Destination Hobart

Our editor's take on Tasmania’s coolest city

  • Elisabeth Knowles

There is a lot to love about Hobart – exceptional food offerings such as Luke Burgess’s ever-popular, seasonally driven shared dishes at Garagistes, excellent produce markets such as Salamanca and Farm Gate, and cultural offerings such as Festival of Voices, held each July. Then there’s the history, with areas such as Battery Point offering self-guided walking tours to take in its gorgeous Georgian architecture.

More outdoorsy types might prefer hiking Myrtle Forest or mountain biking down Mount Wellington, but what invariably gets me booking a holiday back to Hobart is a new exhibition, festival or event at the Museum of Old and New Art. MONA hosts enough events throughout the year to pull anyone back – MOFO, a Festival of Music and Art in January; MoMa, a food market held throughout summer; and DARK MOFO, a food-and-arts-based winter festival.

Even the most fuddy-duddy traveller must by now see no point in pooh-poohing the tourism benefits of a gallery that boasts themes of sex and death as its raison d’être – they just couldn’t argue with statistics. Within six months of MONA opening in 2011 it became Hobart’s second-most-popular attraction after Salamanca Market – a ranking that still holds today. And according to a Tasmanian Visitor Survey released by Tourism Tasmania, in the year ending June 2014, over a quarter of the one million visitors to the state indicated that they had visited MONA – up 10 per cent year on year. In fact, 15 per cent of those visitors indicated that they had come to Tasmania specifically to visit MONA – that’s 37,500 people who, in one year, crossed Bass Strait to roam through a subterranean art gallery.

Even the most fuddy-duddy traveller must by now see no point in pooh-poohing the tourism benefits of a gallery that boasts themes of sex and death as its raison d’être

So why is it so popular? The art, of course, but there’s also its incredible food and drink offerings. How many galleries can boast their own brewery (Moobrew) and winery (Moorilla Estate)? You can sample MONA’s beer and wine products at any of three outlets: The Source, a high-end, French-inspired restaurant high above the gallery with views across the Derwent River; The Wine Bar, which has shared tables, oysters, charcuterie and antipasto; and the Café, which does a mean coffee and snacks.

MONA provides a nice place to spend an entire day, and is complete with chill-out pyramids and giant beanbags on a sunny lawn (the sun comes out more often than you might think) – or an entire weekend if you don’t mind forking out a minimum of $700 per night to stay in one of the gallery’s onsite Pavilions.

And what of the art? As said earlier, it is mostly all sex and death, with a bit of scatology thrown in for fun, and moves jarringly from ancient to contemporary art.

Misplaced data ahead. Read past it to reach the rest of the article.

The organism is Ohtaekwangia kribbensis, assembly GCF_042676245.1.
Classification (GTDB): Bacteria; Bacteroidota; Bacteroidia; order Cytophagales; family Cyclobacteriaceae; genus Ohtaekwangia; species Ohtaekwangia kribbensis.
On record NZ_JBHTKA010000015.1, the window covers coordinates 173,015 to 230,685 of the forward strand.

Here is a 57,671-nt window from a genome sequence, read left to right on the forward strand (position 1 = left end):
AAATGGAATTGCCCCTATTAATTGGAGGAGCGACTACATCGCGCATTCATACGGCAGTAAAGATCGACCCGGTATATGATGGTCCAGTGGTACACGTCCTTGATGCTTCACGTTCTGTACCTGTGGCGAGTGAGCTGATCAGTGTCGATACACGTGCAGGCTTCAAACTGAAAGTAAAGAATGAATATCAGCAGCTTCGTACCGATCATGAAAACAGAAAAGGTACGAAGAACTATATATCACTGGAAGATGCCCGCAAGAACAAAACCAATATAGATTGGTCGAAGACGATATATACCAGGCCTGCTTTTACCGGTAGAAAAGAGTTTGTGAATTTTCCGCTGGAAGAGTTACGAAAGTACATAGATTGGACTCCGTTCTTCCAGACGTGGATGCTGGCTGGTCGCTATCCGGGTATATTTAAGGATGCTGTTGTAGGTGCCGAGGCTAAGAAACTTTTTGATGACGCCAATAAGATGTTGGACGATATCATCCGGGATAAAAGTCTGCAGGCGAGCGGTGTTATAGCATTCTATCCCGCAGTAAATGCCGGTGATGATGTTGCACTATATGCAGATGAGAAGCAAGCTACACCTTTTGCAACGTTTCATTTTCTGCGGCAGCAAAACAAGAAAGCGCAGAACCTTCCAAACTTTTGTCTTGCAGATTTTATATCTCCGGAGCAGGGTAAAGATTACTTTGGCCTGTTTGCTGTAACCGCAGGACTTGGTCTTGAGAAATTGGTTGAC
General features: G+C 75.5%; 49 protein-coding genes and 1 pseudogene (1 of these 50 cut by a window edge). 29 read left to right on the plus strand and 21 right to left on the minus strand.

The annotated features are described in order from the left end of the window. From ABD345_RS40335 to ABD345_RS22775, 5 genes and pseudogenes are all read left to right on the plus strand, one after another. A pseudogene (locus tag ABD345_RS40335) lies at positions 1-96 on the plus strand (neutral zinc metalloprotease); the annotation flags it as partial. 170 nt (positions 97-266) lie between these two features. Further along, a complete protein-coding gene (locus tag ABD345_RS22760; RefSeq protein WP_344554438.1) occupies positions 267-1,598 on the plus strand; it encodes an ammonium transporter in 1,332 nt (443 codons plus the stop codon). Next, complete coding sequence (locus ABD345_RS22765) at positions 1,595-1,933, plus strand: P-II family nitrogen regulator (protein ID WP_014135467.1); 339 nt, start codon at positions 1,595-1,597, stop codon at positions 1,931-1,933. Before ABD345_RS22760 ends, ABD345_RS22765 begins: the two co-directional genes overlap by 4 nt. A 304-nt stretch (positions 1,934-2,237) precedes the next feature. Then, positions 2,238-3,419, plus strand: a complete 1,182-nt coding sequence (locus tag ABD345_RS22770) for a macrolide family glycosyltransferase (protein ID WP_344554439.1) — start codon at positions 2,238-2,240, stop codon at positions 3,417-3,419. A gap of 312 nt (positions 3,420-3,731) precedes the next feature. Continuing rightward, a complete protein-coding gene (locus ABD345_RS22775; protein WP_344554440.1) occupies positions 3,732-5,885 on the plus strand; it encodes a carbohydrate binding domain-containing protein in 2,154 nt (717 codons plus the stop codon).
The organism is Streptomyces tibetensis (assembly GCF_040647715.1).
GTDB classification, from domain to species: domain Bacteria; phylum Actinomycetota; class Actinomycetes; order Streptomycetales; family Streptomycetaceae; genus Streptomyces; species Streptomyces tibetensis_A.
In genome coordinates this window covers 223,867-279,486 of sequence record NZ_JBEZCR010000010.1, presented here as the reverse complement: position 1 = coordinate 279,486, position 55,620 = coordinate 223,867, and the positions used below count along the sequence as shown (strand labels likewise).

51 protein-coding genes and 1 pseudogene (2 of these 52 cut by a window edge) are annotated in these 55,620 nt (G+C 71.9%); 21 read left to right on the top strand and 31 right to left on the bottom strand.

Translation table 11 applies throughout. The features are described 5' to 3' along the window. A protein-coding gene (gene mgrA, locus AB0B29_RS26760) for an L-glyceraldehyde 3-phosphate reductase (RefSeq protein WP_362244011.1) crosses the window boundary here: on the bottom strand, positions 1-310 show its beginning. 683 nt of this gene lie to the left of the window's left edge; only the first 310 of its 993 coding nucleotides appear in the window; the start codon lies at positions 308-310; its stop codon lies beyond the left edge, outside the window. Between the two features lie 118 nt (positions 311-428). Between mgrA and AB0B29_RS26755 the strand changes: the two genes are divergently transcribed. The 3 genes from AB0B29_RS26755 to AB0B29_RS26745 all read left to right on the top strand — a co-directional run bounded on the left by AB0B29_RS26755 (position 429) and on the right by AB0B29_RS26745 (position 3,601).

Once in Hobart, the charm of the city takes hold. Of course, there’s much more to do and see than just MONA, but the gallery has no doubt helped change travellers’ perception of the city.

Once in Hobart, the charm of the city takes hold

So, those other places and activities? Things like the Mawson’s Huts Replica Museum opposite Constitution Dock. Like Cascade Brewery. Like Salamanca Arts Centre. Like a historic pub crawl, taking in the built-by-convicts Brunswick Hotel, the Shipwrights Arms and the Hope & Anchor, reputedly Australia’s longest-running pub. Like using Hobart as a starting point for trips to Bruny Island, Port Arthur or Cradle Mountain-Lake St Clair National Park. Like sampling Tassie produce in markets, cafés and restaurants. Like taking a cruise down the Derwent – or the ferry back to MONA.

Eat here: 3 Hobart restaurants to try

Garagistes: As alluded to in the first paragraph of this story, if you go to Hobart without visiting Garagistes (103 Murray St;, you’re missing out. It’s big on local produce. Try the five-course set menu matched with artisanal sake.

Frank: Frank restaurant and bar – a great restaurant with bright, playful décor – such a relief if you’re feeling overwhelmed by the amount of restaurants that seem to take themselves too seriously these days. The menu is Latin-American influenced – i.e. charcoal-grilled steaks, empanadas and cornbread – and it’s right on the waterfront (1 Franklin Wharf;

Franklin: Newly opened inside the refurbished art-deco Mercury newspaper building (28 Argyle St;, this Italian-ish eatery juxtaposes an urban feel – open kitchen, concrete floors – with a menu seemingly inspired by peasant food, such as pigeon, sweetbreads and sea urchin. We don’t know what it is about naming restaurants as if they were humans but Betsey, the café in the same building, is a great place to drop by for breakfast. Don’t be afraid to share a table – there is only the one in here. Grab a Single Origin coffee and perfectly poached eggs.